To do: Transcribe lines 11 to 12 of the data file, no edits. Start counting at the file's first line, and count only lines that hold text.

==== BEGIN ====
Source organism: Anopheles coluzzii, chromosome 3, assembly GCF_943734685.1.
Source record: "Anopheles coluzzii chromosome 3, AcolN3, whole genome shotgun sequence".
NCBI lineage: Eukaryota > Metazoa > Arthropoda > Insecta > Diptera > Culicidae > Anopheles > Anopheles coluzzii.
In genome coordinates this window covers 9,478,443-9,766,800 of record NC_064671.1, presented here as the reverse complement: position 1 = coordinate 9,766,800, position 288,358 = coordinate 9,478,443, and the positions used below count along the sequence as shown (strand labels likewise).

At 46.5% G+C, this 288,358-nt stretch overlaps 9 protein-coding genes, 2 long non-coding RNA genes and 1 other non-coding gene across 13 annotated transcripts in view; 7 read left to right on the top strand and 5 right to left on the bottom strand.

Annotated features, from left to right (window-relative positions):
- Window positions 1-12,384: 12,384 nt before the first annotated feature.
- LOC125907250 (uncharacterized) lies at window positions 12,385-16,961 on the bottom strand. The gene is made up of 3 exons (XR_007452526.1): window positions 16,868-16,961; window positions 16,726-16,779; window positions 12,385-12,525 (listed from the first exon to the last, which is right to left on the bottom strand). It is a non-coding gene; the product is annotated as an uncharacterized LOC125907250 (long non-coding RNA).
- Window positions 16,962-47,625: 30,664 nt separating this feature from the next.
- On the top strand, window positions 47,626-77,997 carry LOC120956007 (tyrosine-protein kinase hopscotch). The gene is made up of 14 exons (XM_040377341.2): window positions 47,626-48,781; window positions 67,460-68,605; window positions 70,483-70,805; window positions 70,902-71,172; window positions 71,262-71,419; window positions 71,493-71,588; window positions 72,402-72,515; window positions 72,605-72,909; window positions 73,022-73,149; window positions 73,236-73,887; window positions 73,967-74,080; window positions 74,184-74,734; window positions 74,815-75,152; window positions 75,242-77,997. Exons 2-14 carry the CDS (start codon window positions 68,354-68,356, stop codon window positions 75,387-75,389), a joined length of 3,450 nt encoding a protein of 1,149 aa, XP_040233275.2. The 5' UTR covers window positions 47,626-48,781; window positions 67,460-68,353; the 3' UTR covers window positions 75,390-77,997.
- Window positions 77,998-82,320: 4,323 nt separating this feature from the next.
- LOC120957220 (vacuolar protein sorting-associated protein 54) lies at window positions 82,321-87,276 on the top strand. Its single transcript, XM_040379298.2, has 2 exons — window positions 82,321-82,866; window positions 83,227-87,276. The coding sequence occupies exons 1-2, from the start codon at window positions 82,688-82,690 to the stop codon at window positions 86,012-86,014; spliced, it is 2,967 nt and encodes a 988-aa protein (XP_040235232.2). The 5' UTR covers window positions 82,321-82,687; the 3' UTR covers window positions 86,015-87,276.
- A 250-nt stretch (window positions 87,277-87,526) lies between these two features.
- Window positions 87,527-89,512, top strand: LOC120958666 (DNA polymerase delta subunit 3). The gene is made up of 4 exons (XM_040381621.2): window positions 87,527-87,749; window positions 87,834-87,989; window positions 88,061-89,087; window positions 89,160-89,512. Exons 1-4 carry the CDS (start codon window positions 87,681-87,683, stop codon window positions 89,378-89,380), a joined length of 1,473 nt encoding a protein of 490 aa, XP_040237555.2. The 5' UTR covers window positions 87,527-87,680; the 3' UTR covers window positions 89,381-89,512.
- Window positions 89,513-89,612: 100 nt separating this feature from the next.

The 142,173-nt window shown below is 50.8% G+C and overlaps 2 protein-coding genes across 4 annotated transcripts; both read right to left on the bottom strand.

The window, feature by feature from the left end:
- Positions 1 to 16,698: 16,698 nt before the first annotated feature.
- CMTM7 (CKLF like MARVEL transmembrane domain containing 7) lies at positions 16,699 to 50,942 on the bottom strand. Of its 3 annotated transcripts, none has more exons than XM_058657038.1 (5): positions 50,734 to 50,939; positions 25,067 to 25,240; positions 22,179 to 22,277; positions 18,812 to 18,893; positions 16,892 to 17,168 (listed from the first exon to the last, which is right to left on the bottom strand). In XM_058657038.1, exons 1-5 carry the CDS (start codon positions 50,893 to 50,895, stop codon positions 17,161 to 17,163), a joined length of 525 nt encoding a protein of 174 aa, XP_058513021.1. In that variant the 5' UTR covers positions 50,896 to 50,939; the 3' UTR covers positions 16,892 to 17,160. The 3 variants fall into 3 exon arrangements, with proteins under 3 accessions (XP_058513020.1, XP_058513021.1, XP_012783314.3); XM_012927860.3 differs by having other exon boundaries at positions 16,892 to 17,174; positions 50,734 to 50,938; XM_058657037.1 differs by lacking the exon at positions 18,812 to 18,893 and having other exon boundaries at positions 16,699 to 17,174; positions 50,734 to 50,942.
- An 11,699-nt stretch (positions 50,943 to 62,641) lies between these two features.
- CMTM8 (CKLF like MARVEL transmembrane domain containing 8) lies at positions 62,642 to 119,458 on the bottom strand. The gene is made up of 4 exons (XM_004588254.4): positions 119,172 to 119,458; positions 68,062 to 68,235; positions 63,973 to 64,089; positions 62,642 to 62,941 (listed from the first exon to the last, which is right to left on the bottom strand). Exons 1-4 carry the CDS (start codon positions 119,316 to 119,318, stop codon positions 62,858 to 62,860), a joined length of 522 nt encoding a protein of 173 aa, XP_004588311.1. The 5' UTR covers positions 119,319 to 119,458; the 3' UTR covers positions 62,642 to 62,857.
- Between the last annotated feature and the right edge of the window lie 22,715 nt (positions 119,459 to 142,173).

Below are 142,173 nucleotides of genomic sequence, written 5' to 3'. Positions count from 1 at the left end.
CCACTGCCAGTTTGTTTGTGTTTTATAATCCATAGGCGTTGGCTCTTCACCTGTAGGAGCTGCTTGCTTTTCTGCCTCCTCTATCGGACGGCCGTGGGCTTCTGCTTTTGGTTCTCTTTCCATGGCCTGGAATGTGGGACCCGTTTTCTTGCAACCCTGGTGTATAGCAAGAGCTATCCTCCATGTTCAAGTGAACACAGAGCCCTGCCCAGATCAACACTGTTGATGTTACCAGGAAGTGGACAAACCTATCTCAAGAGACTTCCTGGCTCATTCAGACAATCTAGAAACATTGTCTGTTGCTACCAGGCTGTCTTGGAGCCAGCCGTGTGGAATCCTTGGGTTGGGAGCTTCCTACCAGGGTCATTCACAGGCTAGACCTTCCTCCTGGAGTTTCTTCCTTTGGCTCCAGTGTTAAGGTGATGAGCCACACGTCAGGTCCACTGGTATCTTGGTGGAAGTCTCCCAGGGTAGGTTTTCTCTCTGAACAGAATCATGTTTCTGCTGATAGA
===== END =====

- Window positions 77,998-82,320: 4,323 nt separating this feature from the next.
- LOC120957220 (vacuolar protein sorting-associated protein 54) lies at window positions 82,321-87,276 on the top strand. Its single transcript, XM_040379298.2, has 2 exons — window positions 82,321-82,866; window positions 83,227-87,276. The coding sequence occupies exons 1-2, from the start codon at window positions 82,688-82,690 to the stop codon at window positions 86,012-86,014; spliced, it is 2,967 nt and encodes a 988-aa protein (XP_040235232.2). The 5' UTR covers window positions 82,321-82,687; the 3' UTR covers window positions 86,015-87,276.